India and the art of handicrafts have a long history. With its rich culture, multi- religions thoughts and diverse societal background, India has an extremely rich treasure of ethnic handicrafts practices and handlooms.
But, in spite of this rich inheritance, India, which once stood as the strong base for the artisans is now facing a tough competition from the main stream industry.
Pearl Academy of Fashion, one of the premiere institutes of fashion organized a Round Table Conference, which witnessed the august assembly of many notable personalities from various fields like retail, fair Trade, NGOs and media & design enterprises who participated and contributed their wealth of knowledge to the forum.
Prof. Jackie Guille, who has been closely associated with the development of design education and enterprise within Sub-Saharan Africa, commenced the discussion by highlighting the perception of crafts industry, the clichéd rural and primitive taboo attached to it.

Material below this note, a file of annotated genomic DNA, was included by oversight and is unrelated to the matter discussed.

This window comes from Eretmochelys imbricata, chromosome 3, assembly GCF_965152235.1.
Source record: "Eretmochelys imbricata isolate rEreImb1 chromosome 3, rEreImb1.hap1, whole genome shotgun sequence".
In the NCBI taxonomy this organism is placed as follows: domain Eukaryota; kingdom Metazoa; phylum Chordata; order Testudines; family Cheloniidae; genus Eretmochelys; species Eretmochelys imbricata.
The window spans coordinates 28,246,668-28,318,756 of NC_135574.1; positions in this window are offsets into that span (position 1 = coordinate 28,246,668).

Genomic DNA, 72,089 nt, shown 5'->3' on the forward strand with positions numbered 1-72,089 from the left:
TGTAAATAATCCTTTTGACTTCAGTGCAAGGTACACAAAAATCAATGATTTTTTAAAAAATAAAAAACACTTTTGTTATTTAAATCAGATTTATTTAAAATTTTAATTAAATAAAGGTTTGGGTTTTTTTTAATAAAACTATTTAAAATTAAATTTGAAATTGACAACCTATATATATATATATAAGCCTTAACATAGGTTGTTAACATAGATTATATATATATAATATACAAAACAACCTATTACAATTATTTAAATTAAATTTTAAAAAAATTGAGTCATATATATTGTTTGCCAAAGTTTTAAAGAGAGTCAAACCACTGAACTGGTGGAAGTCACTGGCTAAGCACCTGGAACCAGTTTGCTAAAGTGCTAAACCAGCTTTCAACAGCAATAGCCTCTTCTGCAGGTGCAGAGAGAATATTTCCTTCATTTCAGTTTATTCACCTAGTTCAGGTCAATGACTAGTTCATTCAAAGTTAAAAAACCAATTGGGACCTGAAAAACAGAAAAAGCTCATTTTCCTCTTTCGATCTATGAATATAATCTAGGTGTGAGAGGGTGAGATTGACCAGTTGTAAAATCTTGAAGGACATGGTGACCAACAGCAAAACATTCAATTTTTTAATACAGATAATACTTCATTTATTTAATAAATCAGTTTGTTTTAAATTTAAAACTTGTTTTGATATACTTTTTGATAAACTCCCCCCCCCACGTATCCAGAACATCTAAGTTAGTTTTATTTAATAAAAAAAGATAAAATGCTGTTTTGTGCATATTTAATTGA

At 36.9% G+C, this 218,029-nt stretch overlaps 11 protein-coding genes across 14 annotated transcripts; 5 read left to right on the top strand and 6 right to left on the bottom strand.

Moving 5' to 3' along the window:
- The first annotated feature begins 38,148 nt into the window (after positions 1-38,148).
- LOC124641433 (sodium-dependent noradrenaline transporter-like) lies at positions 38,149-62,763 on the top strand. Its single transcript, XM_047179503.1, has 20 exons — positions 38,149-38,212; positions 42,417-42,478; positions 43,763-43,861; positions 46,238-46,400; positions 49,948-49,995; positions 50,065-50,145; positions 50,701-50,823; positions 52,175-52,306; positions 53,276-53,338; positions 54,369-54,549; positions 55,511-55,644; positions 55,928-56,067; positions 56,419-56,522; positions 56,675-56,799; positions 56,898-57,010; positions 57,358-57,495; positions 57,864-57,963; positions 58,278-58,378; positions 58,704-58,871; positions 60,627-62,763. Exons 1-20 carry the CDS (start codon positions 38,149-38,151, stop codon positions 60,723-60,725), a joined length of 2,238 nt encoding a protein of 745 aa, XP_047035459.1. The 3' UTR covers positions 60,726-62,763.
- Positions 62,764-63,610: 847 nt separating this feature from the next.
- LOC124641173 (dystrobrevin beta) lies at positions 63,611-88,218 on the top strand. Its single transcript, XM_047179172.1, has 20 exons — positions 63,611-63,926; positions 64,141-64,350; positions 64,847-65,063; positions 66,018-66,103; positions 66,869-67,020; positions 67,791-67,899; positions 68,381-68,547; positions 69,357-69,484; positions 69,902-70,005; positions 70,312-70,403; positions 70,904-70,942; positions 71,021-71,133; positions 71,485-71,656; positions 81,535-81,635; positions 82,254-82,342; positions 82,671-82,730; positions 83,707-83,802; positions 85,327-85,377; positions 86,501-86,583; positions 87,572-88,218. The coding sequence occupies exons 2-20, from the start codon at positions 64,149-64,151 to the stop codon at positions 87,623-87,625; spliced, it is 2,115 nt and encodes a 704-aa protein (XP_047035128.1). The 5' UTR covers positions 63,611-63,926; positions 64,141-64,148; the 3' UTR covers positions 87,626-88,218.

Further on, the session was presided over by Mr Kshitij Padeya, MD, Eco Tasar Silk Pvt Ltd. who came with more “modern” approach of crafts business and talked about the pragmatic ways to bring the depleting art into the mainstream industry.
Ms Laila Tyabji, Chairman, Dastakar, too gave rich insights to the fatal competition faced by the craftsmen of India and the dying art and she pushed the idea that artisans should learn to market their products so as to make their presence in the new market. She even talked about venturing into the public-private partnership to boost the industry.
Other eminent panelists included, Ms Gillian Rowe, Aditi Shah Aman, Mala Pradeep Sinha, Ms Villoo Mirza, Mr Vikram Joshi, Mr Jatin Bhatt, Ms Meera Goradia, Ms Gurpreet Sindhu and Ms Kusum Tiwari.
source: Business Standard July 13, 2011, 10:14 IST